Kyle Seager has batted .259 and .260 the past two seasons, league average marks that aren’t anything to write home about, but there’s still room for another significant growth spurt. Between 2012 and 2013, Seager added 22 points of on-base percentage and until tiring a bit and letting his hands drop before starting his swing in mid-September, the 2009 third-round draft pick was batting .283/.351/.468, a triple-slash he’s a good bet to replicate for all of 2014.
In 2013, Joe Saunders, Jeremy Bonderman, Brandon Maurer and Aaron Harang made 76 starts for the Mariners. In 2014, those 76 starts, and perhaps more, will go to James Paxton, Chris Young, Roenis Elias and Taijuan Walker. Most, as many as 50-55, will go to Paxton and Walker, two of the better pitching prospects in baseball. And unlike position players, pitching talents tend to produce immediately, even if their peaks are a few years away.
Last season, the Mariners’ bullpen was better in raw talent than the numbers suggest. While the bullpen’s ERA was awful at 4.58, even the much more respectable 3.78 FIP was well below average, ranking No. 11 in the American League. Furthermore, the club blew more leads than all but one club in the circuit after the fifth inning.
The 2014 bullpen is very likely to be significantly better. Danny Farquhar and Fernando Rodney will handle the late innings from Day 1, which makes Yoervis Medina the seventh-inning option — not the setup man as he was for much of 2013 — and allows the struggling and inconsistent Tom Wilhelmsen to be used in fewer high-leverage situations.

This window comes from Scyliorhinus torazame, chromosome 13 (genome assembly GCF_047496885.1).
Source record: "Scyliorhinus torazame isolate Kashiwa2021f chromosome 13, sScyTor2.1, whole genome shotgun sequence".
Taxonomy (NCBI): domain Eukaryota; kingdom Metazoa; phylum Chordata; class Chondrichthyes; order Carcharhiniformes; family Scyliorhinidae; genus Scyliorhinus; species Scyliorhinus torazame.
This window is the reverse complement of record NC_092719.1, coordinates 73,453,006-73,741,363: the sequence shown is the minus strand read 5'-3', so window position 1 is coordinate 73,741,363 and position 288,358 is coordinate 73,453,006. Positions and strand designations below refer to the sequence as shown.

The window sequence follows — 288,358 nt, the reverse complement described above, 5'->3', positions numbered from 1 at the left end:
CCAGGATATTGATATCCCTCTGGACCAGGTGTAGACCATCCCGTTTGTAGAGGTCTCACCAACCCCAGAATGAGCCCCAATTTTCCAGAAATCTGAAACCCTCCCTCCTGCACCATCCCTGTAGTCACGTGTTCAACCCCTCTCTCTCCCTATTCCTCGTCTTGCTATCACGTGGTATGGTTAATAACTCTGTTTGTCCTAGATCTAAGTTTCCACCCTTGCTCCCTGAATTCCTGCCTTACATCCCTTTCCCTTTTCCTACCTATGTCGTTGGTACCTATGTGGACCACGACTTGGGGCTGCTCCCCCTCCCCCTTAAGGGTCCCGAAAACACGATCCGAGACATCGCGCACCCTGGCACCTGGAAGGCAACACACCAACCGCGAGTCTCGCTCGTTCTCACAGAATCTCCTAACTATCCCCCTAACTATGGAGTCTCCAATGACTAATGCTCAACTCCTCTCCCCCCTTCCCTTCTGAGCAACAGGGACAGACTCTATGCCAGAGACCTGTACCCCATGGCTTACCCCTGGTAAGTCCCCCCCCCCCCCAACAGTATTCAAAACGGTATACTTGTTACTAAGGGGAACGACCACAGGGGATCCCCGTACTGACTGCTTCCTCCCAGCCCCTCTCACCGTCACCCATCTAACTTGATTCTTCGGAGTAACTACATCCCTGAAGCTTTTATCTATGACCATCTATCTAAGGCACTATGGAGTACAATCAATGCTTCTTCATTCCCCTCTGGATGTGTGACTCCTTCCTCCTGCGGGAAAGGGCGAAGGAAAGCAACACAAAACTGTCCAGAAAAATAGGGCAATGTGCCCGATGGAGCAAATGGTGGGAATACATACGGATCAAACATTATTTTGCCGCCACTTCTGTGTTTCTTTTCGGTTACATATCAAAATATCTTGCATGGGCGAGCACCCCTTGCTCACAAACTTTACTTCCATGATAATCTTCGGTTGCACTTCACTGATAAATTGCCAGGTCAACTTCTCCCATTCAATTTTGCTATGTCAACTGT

In 2013, the Mariners traipsed out one of the worst defensive outfields in baseball. Raul Ibanez, Michael Morse and to a lesser extent Jason Bay were designated hitters being disguised as outfielders, costing the club dozens of runs over the course of the schedule. This season, a much more fleet-of-foot Dustin Ackley will man left field — instead of Ibanez — and a combination of Corey Hart, when healthy, and Michael Saunders will handle right field. Saunders and Abraham Almonte will play center. The outfield defense this season will not be stellar. None of the regulars are plus defenders. But they all may be around average, which is clearly a big-time upgrade from a year ago, helping the fly ball pitchers on the staff.
Another reason to be optimistic about the 2014 Seattle Mariners: Eric Wedge is no longer the skipper. At one time I believed Wedge was the right manager for the job. It’s difficult, from afar, to assess the abilities and fit of a baseball manager but he had experience with young players in Cleveland and made it work, earning a trip to the 2007 American League Championship Series. Clearly, however, Wedge failed at certain key aspects in 2013, mainly in the area of giving young, developing hitters the attention they desperately needed. Wedge was willing to play young players, but this isn’t 1982. Young players in baseball these days often remain in need of teaching.
There were at least a small handful of instances where a player needed a voice in his ear last season and did not get it. A few of the players’ agents said as much following the completion of the frustrating season. Instead, they were allowed to just swing themselves into the ground and struggle until they were lifted from the lineup. You can blame the player for not asking for help, but it’s specifically and especially the manager’s — and his coaches — responsibility to recognize these scenarios and tend to them accordingly.